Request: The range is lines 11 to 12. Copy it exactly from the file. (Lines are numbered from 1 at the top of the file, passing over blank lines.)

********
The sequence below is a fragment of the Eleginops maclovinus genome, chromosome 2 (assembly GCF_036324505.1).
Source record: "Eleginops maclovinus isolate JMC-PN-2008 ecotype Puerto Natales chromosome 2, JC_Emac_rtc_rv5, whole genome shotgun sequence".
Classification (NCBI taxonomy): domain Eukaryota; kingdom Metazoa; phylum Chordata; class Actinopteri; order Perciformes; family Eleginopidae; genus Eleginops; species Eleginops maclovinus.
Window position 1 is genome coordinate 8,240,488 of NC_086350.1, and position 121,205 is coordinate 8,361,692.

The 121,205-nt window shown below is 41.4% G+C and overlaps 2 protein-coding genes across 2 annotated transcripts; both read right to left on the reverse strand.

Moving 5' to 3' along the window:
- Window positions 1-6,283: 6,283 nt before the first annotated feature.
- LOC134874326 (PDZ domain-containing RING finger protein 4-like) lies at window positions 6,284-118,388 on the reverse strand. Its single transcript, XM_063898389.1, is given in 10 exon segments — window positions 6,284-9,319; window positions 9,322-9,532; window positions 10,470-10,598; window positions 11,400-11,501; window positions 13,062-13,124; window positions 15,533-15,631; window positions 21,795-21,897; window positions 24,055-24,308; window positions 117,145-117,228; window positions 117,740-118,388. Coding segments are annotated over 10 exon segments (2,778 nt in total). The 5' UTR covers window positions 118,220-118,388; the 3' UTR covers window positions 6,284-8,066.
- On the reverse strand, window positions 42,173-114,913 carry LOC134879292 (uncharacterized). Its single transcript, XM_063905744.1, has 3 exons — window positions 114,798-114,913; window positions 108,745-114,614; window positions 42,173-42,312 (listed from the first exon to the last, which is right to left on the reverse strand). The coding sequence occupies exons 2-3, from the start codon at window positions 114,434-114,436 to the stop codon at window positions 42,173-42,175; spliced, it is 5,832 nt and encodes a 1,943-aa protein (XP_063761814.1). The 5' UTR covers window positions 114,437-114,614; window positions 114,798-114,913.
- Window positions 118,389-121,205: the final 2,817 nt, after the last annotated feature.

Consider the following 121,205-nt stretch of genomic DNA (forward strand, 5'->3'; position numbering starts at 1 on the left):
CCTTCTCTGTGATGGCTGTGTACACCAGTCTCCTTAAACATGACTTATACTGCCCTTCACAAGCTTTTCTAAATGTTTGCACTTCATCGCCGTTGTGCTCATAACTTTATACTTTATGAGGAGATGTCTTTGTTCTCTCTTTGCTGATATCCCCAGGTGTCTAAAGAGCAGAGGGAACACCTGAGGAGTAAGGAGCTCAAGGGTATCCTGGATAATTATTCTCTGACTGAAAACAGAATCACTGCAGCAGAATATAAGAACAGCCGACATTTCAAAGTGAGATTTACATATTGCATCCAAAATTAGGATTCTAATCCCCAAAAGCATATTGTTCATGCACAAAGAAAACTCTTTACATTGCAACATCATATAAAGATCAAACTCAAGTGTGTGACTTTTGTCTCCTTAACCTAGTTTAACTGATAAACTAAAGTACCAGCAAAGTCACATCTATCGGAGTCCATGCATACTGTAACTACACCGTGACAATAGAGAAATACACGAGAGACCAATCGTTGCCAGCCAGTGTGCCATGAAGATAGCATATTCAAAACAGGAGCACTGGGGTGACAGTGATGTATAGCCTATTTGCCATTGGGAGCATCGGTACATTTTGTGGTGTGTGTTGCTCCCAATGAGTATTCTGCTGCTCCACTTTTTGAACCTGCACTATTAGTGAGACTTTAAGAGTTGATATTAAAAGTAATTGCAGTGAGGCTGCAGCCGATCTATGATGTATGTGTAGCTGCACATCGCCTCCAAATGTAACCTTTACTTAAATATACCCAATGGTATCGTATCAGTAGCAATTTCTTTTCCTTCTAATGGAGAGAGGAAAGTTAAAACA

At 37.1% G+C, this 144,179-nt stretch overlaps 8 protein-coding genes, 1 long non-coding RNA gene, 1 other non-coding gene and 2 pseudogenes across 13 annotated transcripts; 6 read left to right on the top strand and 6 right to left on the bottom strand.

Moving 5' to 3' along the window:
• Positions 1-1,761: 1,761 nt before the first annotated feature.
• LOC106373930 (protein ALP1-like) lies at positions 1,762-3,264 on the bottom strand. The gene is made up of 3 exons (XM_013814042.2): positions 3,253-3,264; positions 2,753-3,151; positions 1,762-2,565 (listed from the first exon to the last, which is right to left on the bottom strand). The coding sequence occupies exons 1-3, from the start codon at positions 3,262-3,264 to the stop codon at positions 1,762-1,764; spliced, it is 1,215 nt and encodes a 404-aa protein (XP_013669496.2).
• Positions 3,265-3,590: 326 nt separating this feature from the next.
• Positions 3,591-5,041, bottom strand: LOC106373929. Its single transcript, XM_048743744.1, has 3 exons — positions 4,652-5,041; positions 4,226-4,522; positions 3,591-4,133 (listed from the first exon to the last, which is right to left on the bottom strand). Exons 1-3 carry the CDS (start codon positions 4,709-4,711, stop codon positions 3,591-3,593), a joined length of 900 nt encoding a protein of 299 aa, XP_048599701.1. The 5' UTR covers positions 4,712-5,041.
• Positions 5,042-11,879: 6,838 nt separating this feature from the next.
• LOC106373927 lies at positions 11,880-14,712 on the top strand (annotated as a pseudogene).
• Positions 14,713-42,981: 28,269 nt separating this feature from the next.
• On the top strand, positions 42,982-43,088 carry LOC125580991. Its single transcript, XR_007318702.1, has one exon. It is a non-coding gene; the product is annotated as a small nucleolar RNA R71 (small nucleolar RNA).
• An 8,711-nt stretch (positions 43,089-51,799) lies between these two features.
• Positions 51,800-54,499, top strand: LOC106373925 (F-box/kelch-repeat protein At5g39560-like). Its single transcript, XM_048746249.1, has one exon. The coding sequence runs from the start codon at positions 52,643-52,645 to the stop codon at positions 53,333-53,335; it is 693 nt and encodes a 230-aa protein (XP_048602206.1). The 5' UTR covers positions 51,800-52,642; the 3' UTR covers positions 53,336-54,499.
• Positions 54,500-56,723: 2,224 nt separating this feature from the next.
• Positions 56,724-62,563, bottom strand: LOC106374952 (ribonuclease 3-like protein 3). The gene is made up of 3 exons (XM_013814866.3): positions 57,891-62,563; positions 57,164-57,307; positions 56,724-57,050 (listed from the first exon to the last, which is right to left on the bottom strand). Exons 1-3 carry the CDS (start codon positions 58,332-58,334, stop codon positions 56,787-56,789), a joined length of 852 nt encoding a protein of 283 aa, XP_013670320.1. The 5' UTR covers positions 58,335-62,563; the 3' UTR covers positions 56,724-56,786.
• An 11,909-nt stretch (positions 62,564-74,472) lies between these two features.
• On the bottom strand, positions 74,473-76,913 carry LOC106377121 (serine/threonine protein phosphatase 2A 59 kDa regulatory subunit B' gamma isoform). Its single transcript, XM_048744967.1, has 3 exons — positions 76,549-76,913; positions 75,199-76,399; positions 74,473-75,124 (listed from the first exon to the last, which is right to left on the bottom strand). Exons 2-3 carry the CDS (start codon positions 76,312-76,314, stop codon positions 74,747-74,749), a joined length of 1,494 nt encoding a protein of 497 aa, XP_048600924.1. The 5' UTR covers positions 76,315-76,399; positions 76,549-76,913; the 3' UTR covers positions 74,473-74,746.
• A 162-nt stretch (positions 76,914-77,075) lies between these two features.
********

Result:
Consider the following 121,205-nt stretch of genomic DNA (forward strand, 5'->3'; position numbering starts at 1 on the left):
CCTTCTCTGTGATGGCTGTGTACACCAGTCTCCTTAAACATGACTTATACTGCCCTTCACAAGCTTTTCTAAATGTTTGCACTTCATCGCCGTTGTGCTCATAACTTTATACTTTATGAGGAGATGTCTTTGTTCTCTCTTTGCTGATATCCCCAGGTGTCTAAAGAGCAGAGGGAACACCTGAGGAGTAAGGAGCTCAAGGGTATCCTGGATAATTATTCTCTGACTGAAAACAGAATCACTGCAGCAGAATATAAGAACAGCCGACATTTCAAAGTGAGATTTACATATTGCATCCAAAATTAGGATTCTAATCCCCAAAAGCATATTGTTCATGCACAAAGAAAACTCTTTACATTGCAACATCATATAAAGATCAAACTCAAGTGTGTGACTTTTGTCTCCTTAACCTAGTTTAACTGATAAACTAAAGTACCAGCAAAGTCACATCTATCGGAGTCCATGCATACTGTAACTACACCGTGACAATAGAGAAATACACGAGAGACCAATCGTTGCCAGCCAGTGTGCCATGAAGATAGCATATTCAAAACAGGAGCACTGGGGTGACAGTGATGTATAGCCTATTTGCCATTGGGAGCATCGGTACATTTTGTGGTGTGTGTTGCTCCCAATGAGTATTCTGCTGCTCCACTTTTTGAACCTGCACTATTAGTGAGACTTTAAGAGTTGATATTAAAAGTAATTGCAGTGAGGCTGCAGCCGATCTATGATGTATGTGTAGCTGCACATCGCCTCCAAATGTAACCTTTACTTAAATATACCCAATGGTATCGTATCAGTAGCAATTTCTTTTCCTTCTAATGGAGAGAGGAAAGTTAAAACA